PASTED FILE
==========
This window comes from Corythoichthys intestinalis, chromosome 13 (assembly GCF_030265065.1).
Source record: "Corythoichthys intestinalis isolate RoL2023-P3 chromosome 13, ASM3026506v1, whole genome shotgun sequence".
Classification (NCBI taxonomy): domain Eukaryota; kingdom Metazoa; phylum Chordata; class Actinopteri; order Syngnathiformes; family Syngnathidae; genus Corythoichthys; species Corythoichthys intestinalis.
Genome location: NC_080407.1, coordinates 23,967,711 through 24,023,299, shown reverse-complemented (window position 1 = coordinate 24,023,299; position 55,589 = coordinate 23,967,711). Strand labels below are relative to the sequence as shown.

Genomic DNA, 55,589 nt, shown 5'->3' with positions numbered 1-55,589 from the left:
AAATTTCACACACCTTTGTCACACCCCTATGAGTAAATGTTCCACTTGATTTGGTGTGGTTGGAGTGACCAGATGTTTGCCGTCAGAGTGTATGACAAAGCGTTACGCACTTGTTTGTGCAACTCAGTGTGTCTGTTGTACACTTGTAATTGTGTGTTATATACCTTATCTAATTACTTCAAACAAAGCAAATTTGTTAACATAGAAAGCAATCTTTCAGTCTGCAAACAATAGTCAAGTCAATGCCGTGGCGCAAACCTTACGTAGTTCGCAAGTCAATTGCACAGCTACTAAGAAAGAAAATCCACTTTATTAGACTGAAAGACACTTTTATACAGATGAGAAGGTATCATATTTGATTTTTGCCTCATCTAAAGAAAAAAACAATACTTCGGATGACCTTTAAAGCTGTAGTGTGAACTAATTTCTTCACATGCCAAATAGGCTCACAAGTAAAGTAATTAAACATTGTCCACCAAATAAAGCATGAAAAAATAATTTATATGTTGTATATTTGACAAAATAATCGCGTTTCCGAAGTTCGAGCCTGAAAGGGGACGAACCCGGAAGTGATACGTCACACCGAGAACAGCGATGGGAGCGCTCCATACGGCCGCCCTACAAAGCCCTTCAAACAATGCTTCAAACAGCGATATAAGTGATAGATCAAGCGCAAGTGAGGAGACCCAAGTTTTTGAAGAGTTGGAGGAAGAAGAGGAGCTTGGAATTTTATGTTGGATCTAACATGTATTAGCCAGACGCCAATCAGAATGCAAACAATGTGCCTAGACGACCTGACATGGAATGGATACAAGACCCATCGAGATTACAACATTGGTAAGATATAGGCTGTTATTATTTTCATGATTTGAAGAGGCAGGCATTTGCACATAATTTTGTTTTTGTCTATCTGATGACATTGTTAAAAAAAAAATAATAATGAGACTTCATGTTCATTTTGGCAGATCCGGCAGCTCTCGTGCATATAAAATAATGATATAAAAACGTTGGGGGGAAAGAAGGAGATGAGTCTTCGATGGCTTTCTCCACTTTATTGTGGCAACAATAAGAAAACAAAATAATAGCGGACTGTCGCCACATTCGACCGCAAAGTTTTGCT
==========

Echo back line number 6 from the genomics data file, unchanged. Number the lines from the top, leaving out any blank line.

AAATTTCACACACCTTTGTCACACCCCTATGAGTAAATGTTCCACTTGATTTGGTGTGGTTGGAGTGACCAGATGTTTGCCGTCAGAGTGTATGACAAAGCGTTACGCACTTGTTTGTGCAACTCAGTGTGTCTGTTGTACACTTGTAATTGTGTGTTATATACCTTATCTAATTACTTCAAACAAAGCAAATTTGTTAACATAGAAAGCAATCTTTCAGTCTGCAAACAATAGTCAAGTCAATGCCGTGGCGCAAACCTTACGTAGTTCGCAAGTCAATTGCACAGCTACTAAGAAAGAAAATCCACTTTATTAGACTGAAAGACACTTTTATACAGATGAGAAGGTATCATATTTGATTTTTGCCTCATCTAAAGAAAAAAACAATACTTCGGATGACCTTTAAAGCTGTAGTGTGAACTAATTTCTTCACATGCCAAATAGGCTCACAAGTAAAGTAATTAAACATTGTCCACCAAATAAAGCATGAAAAAATAATTTATATGTTGTATATTTGACAAAATAATCGCGTTTCCGAAGTTCGAGCCTGAAAGGGGACGAACCCGGAAGTGATACGTCACACCGAGAACAGCGATGGGAGCGCTCCATACGGCCGCCCTACAAAGCCCTTCAAACAATGCTTCAAACAGCGATATAAGTGATAGATCAAGCGCAAGTGAGGAGACCCAAGTTTTTGAAGAGTTGGAGGAAGAAGAGGAGCTTGGAATTTTATGTTGGATCTAACATGTATTAGCCAGACGCCAATCAGAATGCAAACAATGTGCCTAGACGACCTGACATGGAATGGATACAAGACCCATCGAGATTACAACATTGGTAAGATATAGGCTGTTATTATTTTCATGATTTGAAGAGGCAGGCATTTGCACATAATTTTGTTTTTGTCTATCTGATGACATTGTTAAAAAAAAAATAATAATGAGACTTCATGTTCATTTTGGCAGATCCGGCAGCTCTCGTGCATATAAAATAATGATATAAAAACGTTGGGGGGAAAGAAGGAGATGAGTCTTCGATGGCTTTCTCCACTTTATTGTGGCAACAATAAGAAAACAAAATAATAGCGGACTGTCGCCACATTCGACCGCAAAGTTTTGCT